requirements of the Reich's deportation and ill-treatment of the civilian population of occupied countries, and the persecution of persons deemed racially or politically undesirable. The court
there held that financial assistance, the signing of a check or otherwise effecting a financial transaction, can have the same devastating effect as the detonation of a bomb or the turning of the wheels of the gas chamber.
But it is not the criminal track alone that can lead us to the results that we seek. I have already mentioned the example of the bankrupting of the Ku Klux Klan. And it is worth noting that it was in that same spirit of recognizing the role of private citizens that the US Congress, in passing the 1991 and
1993 Anti-Terrorism Acts, and the 2001 American Patriots Act, sought to further in enabling private plaintiffs to address the evil of financing terrorism.
In this context, cooperation and the sharing of documents between courts, involvement of private plaintiffs all along the way, making sure that evidence does not turn stale, and allowing them to go into areas where for economic or other reasons governments are loathe to tread are all the essential
elements of the new international public-private partnerships that must wage the fight against terrorism.
If the 9/11 families need the help of the US government in the prosecution of their law suit, it would also be true to say that the government needs their help. To be sure, dealing with foreign governments has traditionally been considered the exclusive prerogative of the State Department and the US government. Over the years, the 19th century concept of sovereign immunity, despite changing times, developed to the point that any foreign government would be immune from accountability in our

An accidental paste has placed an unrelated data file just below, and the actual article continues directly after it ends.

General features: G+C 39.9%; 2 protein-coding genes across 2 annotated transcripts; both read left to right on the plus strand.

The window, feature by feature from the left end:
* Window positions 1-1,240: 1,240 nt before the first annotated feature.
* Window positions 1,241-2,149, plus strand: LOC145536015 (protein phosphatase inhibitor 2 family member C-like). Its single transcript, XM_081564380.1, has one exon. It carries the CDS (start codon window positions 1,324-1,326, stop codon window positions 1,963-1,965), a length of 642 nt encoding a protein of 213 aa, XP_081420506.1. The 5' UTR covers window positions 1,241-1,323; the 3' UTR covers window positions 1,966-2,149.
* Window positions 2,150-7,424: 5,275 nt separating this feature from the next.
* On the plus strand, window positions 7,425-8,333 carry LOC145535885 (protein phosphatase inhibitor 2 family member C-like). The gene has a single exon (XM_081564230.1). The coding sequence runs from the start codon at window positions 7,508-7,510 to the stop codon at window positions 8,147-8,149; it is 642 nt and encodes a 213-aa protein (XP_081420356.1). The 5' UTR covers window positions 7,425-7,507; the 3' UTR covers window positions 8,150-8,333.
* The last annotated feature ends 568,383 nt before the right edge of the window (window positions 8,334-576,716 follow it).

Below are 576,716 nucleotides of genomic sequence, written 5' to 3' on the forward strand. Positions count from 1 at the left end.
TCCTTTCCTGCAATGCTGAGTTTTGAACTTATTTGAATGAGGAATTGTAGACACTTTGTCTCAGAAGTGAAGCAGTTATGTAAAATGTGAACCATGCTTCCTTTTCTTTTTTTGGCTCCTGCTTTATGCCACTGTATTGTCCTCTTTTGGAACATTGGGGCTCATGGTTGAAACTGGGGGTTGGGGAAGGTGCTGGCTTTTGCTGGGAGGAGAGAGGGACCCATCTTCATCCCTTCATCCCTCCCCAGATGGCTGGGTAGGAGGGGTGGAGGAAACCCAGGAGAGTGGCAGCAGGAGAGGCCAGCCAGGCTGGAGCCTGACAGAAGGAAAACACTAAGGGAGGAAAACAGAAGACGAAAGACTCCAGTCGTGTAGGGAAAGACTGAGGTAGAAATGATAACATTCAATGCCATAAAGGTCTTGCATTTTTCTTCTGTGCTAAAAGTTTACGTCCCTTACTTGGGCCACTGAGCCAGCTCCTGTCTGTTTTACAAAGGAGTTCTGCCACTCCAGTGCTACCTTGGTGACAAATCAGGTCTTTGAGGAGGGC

courts to private citizens for even the most appalling behavior. Fortunately, that doctrine has been eroded by Congress's response to terrorist outrages against American citizens. But make no
mistake: it was not the State Department that inspired these changes, but private citizens. It was the families of the victims of Pan Am 103 acting in unison with the families of the victims of the April 1995 Oklahoma bombing that deserve much credit for moving the US Congress to pass the 1996 Anti-Terrorism and Effective Death Penalty Act which permitted suits against governments designated by the State Department as sponsors of terrorism. That legislation was necessary in order for our courts to assert jurisdiction over Libya in connection with the bombing of Pan Am 103, an act which occurred outside the territorial jurisdiction of the United States. Had Libya's act of terrorism occurred within American borders, as did the outrage of 9/11, there is good reason to believe that an expansive reading of the 1976 Foreign Sovereign Immunities Act might have permitted a law suit against any government complicit in that event even without the 1996 legislation. This is because the '76 Act provides for an exception to immunity where tortious acts are committed on the soil of the United States.